London is on edge, twitchy; a tense atmosphere pervades the city, in the office, on the train, on the streets. The crowds have thinned, people scuttle to and from work, before the darkness descends; shopkeepers stand outside and keep an eye on the situation on the street, while nervous rumours spread, conversation can't keep off the topic, and for the moment at least, London has lost its haughty smugness. Instead, there hangs a heavy atmosphere, perhaps even reflective, as the consequences of the great engine of power's greed and corruption comes back to haunt it. But, at least we haven't heard about the Olympics for a while.
The Met's murder of Mark Duggan last week, and the subsequent attack on a peaceful demonstrator at the vigil, has caused a wildfire – hotter and more vicious than could ever be predicted - that has spread across the capital and beyond; the untouchable Met – responsible for the murders of Ian Tomlinson, Smiley Culture and so many others – are at last getting some comeuppance, having been protected so far by the not-so-independent IPCC. But there is little pleasure in this for most, because people are scared: will I get home tonight, will I be robbed or attacked, why can't all this be over? But maybe we citizens of London are at last coming face to face with what it must be like to live on a bad estate, or even a war zone, faced with the reality that the City forces on to others, in other places, far from view.
The media has up built up a hysterical frenzy, the politicians are back from hols (hope it was lovely), the police are overstretched, the spin doctors coining terms like “criminality”, and now the right-wing Breiviks of the EDL, NF and BNP are declaring themselves guardian protectors of the community. Last night these right-wing fascists threatened to march from Eltham to Lewisham, in Southeast London to spark a full-scale race war (bringing back memories of the 1970's New Cross Fire and the Battle of Lewisham), while the BBC declared that it wasn't covering the event because it “didn't want to encourage rioters” (rather hypocritical since its covering the riots in Eltham tonight). Londoners are stuck between a rock and a hard place – do you get into bed with the distasteful authoritarians and disciplinarians, or face the wrath of the unsettled hornets' nest of youth? We shouldn't have to be faced with this simple choice, so calculated and engineered, the old lesser-of-two-evils trick (eg Labour vs Conservative) that maintains the “elected oligarchy”.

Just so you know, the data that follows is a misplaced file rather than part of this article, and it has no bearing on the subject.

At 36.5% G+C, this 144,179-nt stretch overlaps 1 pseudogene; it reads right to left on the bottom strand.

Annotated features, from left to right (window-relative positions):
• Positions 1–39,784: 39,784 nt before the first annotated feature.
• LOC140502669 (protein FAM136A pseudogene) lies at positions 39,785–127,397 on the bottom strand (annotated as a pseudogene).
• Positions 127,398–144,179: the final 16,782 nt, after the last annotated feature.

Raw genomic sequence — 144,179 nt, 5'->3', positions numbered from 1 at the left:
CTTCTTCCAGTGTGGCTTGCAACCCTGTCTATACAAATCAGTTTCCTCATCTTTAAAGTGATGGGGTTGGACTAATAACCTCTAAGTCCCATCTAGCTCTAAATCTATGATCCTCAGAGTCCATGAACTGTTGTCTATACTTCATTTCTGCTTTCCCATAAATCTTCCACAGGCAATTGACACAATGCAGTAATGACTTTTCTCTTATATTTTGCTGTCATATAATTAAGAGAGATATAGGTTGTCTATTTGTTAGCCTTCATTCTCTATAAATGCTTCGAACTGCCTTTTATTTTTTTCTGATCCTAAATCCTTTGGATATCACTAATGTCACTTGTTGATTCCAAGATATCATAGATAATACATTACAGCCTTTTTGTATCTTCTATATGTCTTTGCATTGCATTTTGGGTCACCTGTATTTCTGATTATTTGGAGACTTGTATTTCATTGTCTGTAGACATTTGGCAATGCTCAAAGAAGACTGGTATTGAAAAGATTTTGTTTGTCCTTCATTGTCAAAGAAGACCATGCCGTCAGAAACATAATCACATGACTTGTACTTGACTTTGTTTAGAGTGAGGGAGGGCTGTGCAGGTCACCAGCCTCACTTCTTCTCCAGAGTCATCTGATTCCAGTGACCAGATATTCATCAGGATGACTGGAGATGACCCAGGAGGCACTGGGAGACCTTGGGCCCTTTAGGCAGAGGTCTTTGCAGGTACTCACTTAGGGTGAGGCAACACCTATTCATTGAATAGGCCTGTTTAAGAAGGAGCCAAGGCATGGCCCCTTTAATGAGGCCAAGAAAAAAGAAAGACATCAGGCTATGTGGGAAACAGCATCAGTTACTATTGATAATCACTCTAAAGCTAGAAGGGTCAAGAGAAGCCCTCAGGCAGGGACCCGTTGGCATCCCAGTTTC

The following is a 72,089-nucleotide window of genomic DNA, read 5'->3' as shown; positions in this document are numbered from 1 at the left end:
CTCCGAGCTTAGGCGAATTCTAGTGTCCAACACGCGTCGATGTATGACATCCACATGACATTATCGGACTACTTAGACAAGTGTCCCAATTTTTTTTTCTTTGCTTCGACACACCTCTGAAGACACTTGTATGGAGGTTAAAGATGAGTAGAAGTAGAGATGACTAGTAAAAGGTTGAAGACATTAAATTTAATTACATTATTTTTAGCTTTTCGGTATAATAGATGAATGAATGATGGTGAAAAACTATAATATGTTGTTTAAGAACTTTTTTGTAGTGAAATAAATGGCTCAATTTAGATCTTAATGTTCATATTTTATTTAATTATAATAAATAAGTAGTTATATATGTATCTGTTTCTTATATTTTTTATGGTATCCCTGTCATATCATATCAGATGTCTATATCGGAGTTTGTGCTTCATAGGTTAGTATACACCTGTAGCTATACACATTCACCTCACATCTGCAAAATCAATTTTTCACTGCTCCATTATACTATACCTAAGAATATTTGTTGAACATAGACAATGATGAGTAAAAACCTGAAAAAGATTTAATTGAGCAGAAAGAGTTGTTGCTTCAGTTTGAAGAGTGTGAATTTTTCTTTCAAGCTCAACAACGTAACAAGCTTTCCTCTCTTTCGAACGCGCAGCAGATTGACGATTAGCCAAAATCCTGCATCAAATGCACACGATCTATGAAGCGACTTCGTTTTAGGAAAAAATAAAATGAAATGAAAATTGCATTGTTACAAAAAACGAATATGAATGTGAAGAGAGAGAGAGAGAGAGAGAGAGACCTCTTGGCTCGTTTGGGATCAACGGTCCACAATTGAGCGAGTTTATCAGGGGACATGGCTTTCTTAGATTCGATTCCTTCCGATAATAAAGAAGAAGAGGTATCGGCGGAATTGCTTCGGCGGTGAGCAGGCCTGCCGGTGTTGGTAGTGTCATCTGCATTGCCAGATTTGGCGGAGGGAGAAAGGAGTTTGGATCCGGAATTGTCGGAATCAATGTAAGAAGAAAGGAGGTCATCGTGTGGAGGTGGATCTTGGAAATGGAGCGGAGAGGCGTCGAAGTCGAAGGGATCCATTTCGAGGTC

But already people are finding ways to come together to combat threats to small businesses and local streets by forming self-defence units, which the Met has called “vigilantes”, no doubt afraid that their monopoly on community safety will be challenged. These have generally been formed where there already exists a traditional community, whether ethnic or organic (ie built up over time), while the rest of the city locks themselves behind doors trapped by their isolated individualism. Other outcomes have been street cleaning groups and donation centres, where those who have lost their homes in the riots can pick up donated goods; Londoners have sought to direct their fear into positive actions, into mutual aid (a bedrock of anarchism), instead of internalising it into the racial hatred, bigotry and hysteria of the Daily Mail reader.
Regarding the rioters and looters, there seems a cross-section of characteristics, from the polite and helpful (seen in a number on Indy articles, such as those warning others to watch out for their possessions) to the more shark-like (or the fashionable word at the moment, “feral”), who would attack or steal anything from anyone. While the media and bigots would have us believe they are all former, it cannot be doubted that there is a range; nevertheless, if people are to have solidarity with the rioters, then the attacks on small businesses, public transport, homes, cyclists and people must end. There need to be clear ground-rules that these must never be targets, and some sort of code within the rioters themselves that such acts will be prevented or punished. Secondly, attacks on our local areas, which are generally shit-holes anyway, need to stop; sure, they are easy targets but the real wealth of the corrupt oligarchs of West London, the City boys in the Docklands, and all the white-collar criminals in London have remained untouched. If you want people to stand behind you, to cheer you on, and get real loot into the bargain, then these are targets more worthy of the rioters' brilliantly effective tactics.
If these actions are to move beyond the spectacular and become a movement for social justice, for more than just harsher repression after the fires have died away, then rioters need to work more intelligently. By reassuring Londoners that they are not, and will not, be victims of attack, is a start; you will need everyone's solidarity afterwards. By choosing your targets cleverly – like the large supermarkets (Tesco, Sainsburys) who undercut small farmers and local businesses, banks and money shops who steal from us all daily, large retailers who use sweat-shop labour, and so on – the riots become “political” (ie with purpose), which commentators can't dismiss as “mindless” (ie in anger).
Let us hope this becomes something more, something liberatory and not just a flash in the pan, followed by severe repression. Good luck, stay safe and all power to the streets.